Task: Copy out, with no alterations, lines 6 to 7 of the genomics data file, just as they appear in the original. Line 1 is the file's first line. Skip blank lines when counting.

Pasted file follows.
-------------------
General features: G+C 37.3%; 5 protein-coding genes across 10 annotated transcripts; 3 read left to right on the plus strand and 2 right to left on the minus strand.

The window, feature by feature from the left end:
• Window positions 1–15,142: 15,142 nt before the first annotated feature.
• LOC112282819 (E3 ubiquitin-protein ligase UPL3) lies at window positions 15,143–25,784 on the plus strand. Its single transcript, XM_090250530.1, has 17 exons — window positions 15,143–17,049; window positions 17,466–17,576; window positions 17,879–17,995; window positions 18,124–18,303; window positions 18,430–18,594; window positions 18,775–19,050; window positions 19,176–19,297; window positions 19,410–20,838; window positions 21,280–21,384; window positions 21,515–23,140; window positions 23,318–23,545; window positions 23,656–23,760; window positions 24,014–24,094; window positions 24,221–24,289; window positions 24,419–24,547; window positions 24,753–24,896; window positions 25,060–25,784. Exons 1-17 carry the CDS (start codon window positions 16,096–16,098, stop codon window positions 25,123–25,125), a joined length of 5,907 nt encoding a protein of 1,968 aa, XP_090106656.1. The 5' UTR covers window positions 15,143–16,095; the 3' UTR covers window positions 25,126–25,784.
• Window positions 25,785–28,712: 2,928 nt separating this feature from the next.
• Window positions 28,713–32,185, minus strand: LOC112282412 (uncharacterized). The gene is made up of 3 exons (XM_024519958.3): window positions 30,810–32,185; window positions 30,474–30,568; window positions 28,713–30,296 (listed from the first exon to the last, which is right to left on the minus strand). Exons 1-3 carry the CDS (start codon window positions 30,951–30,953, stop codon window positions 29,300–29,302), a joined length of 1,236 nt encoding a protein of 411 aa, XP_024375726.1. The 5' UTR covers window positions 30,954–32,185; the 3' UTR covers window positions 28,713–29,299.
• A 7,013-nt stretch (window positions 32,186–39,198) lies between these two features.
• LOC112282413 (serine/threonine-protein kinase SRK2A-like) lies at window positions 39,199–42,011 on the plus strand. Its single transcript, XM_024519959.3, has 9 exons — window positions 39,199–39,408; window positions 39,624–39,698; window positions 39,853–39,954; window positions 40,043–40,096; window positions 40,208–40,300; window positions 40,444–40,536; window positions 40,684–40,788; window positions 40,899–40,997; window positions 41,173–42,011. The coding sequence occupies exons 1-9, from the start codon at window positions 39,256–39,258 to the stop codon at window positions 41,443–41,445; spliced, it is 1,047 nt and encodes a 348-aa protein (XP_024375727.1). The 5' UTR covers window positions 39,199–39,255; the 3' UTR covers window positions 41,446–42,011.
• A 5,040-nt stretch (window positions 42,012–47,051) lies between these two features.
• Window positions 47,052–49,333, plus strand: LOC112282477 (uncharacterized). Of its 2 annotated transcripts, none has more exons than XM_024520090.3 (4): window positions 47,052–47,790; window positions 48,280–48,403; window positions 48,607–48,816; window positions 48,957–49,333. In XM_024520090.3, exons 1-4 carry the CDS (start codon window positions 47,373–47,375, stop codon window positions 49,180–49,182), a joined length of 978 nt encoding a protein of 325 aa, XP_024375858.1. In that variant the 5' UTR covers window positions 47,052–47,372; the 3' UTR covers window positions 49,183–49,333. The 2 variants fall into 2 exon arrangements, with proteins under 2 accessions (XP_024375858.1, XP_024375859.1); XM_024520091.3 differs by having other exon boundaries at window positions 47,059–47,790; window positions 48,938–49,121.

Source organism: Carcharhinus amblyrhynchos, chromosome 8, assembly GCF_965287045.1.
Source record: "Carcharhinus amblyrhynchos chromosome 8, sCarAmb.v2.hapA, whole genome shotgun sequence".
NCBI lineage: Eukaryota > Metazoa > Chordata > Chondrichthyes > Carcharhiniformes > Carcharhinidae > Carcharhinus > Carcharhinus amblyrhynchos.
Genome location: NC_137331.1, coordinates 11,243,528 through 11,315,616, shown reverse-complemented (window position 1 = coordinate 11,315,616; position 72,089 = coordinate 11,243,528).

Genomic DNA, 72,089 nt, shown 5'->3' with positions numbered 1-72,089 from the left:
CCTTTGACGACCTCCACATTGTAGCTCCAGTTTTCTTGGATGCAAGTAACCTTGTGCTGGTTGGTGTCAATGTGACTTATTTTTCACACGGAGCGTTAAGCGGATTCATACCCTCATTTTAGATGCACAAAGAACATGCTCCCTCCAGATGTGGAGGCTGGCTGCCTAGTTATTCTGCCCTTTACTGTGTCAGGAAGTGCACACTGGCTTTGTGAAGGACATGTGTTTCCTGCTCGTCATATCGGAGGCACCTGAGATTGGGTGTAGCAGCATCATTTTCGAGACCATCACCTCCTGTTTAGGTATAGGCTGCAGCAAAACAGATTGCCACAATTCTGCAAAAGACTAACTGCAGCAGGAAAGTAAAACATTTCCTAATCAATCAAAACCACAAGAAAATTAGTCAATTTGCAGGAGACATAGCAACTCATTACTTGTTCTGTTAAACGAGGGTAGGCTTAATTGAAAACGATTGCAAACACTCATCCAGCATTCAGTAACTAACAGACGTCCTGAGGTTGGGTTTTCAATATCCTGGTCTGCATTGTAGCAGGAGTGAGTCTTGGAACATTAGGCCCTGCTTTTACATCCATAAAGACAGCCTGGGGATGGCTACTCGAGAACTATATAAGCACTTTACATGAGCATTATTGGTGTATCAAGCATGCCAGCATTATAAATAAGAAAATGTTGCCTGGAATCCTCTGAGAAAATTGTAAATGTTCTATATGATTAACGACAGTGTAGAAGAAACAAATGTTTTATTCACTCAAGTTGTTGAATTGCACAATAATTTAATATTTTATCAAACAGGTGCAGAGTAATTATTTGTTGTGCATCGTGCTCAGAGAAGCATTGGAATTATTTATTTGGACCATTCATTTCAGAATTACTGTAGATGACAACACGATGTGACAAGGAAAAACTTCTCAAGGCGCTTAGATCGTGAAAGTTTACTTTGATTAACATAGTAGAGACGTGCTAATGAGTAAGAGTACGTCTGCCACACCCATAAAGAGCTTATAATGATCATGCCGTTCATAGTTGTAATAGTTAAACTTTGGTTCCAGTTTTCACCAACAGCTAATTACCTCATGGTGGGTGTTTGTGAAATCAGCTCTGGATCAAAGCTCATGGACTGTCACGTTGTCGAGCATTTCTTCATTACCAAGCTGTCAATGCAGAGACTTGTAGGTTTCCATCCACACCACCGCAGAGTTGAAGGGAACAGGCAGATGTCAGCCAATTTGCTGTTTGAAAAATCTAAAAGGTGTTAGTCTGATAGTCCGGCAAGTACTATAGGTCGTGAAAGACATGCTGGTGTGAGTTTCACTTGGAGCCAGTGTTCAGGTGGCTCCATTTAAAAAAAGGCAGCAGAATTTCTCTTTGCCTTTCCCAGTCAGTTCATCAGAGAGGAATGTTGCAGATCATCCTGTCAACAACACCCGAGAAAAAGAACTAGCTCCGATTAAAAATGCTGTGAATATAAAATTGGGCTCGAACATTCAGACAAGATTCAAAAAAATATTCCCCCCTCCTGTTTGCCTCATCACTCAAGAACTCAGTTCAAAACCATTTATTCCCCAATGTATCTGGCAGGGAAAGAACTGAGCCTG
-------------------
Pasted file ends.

• Window positions 28,713–32,185, minus strand: LOC112282412 (uncharacterized). The gene is made up of 3 exons (XM_024519958.3): window positions 30,810–32,185; window positions 30,474–30,568; window positions 28,713–30,296 (listed from the first exon to the last, which is right to left on the minus strand). Exons 1-3 carry the CDS (start codon window positions 30,951–30,953, stop codon window positions 29,300–29,302), a joined length of 1,236 nt encoding a protein of 411 aa, XP_024375726.1. The 5' UTR covers window positions 30,954–32,185; the 3' UTR covers window positions 28,713–29,299.
• A 7,013-nt stretch (window positions 32,186–39,198) lies between these two features.